Many people mistakenly believe that eternal life or salvation can be earned. If you asked most people why they believed the Lord was going to grant them eternal life in His presence, they would say, "Because I have done more good in my life than bad." But is that true? Does Scripture actually teach this or is salvation obtained in a different way than many people expect?
If we took an honest self-assessment of our lives, I think each of us could probably identify a few areas where we've been blessed with gifts or privileges that others may not have necessarily received. In your life, those privileges might relate to where you were born, when you were born, what kind of health you've experienced, the strength of your family of origin, your educational opportunities, or the financial blessings you've been given. It might also be possible to identify ways in which you've been privileged spiritually.
What are you doing with the gifts and privileges you've been given? Are you grateful for them? Are you using them to bless others? Are you allowing those gifts to impact your life the way God intended?
One of the most awkward subjects for many of us to discuss is our personal finances. Even though our personal financial health directly impacts our family, our local church, funding for international missions, and our opportunities to be able to dedicate time to volunteer with ministries that matter to us, we hesitate to understand how to be stewards of the money the Lord entrusts to us. How are you handling the money the Lord has blessed you with?
Self-righteousness is disgusting, but it’s what many people in this world expect to experience when they encounter devoted Christians. Quite possibly, someone they have encountered in the past has left them with that impression, or maybe they've bought into the ways Christians are stereotyped in the media. Maybe they've even been on the receiving end of hurtful condemnation from a person who professes to believe in Jesus. Have you ever struggled with self-righteousness?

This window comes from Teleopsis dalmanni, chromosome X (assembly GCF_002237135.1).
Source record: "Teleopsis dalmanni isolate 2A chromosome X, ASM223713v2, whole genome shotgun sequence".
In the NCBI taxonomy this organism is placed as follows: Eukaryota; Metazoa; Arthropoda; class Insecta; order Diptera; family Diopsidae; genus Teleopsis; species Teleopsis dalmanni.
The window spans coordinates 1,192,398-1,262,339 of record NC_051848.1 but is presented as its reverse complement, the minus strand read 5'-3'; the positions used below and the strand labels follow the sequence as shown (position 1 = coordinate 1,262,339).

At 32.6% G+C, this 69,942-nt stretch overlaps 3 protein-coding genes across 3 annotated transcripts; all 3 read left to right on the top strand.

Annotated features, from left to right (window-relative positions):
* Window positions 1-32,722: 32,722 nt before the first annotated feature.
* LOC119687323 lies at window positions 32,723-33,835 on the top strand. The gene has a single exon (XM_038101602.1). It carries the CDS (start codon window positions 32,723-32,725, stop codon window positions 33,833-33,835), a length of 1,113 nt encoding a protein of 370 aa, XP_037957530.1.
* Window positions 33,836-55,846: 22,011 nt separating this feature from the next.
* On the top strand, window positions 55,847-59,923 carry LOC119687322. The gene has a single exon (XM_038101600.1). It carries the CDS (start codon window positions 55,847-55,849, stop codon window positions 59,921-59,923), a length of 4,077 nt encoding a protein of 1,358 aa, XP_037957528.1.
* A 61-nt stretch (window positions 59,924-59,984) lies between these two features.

Years ago, I was in a hardware store and from a distance I saw someone I knew. Typically, when that takes place, I'll take the time to say "hello", but on this particular occasion, I didn't want to. The man I saw had just created a lot of conflict for some mutual friends, and I didn't want to engage him in conversation because I didn't want to get drawn into the drama. So I pretended like I hadn't seen him. I kept shopping and tried not to be seen. To my knowledge, he never knew I was there, but it felt very strange to try to walk through the aisles of the store while actively hiding from him and pretending I didn't know he was there.
In many ways, that's the way a large percentage of humanity lives their lives in regard to God. Instinctively, they know He's there, but they're doing their best to pretend He isn't while doing everything they can to avoid running into Him. There are consequences for doing this, and a dark side to living with this kind of disbelief that Romans 1:18-32 illustrates.
When you read through the chapters of Romans, it quickly becomes clear that Paul was trying to help the believers in the church at Rome come to a thorough understanding of sound doctrine. He wanted them to be able to understand deeper details about our faith so that their love for one another would grow and their appreciation for the work Christ has accomplished on our behalf would be strengthened. We don't need to be ashamed of Jesus. Rather, we can be joyful and grateful for who He is and what He does on our behalf.
Prayer is a beautiful and powerful thing. When Scripture speaks of prayer, it's describing the privilege we have as those who trust in Christ, to come to God personally, collectively, and directly, and communicate with Him. In prayer, we can praise Him for who He is, confess our sins and struggles, thank Him for the work He's accomplishing in our lives, and make requests for His divine help and intervention.
Various aspects of God's nature are so different from our daily human experience that it can be challenging for us to comprehend them. In time, as our trust in the Lord matures, we may come to accept the fact that these things are true of God, but we'll also probably spend a considerable amount of time wondering how these things work.
So why should it matter to us that God is self-existent? And what difference does it make to trust the fact that God is sovereign over His creation?
God wants us to live righteously, but how can we practice righteousness when, by nature, we're sinful people? And how can anything we do be considered righteous since all aspects of our lives have been tainted by sin? Our God is pure and far above everything He has created, but still His righteousness is made available to us, and in blessing us with it, He remedies this dilemma.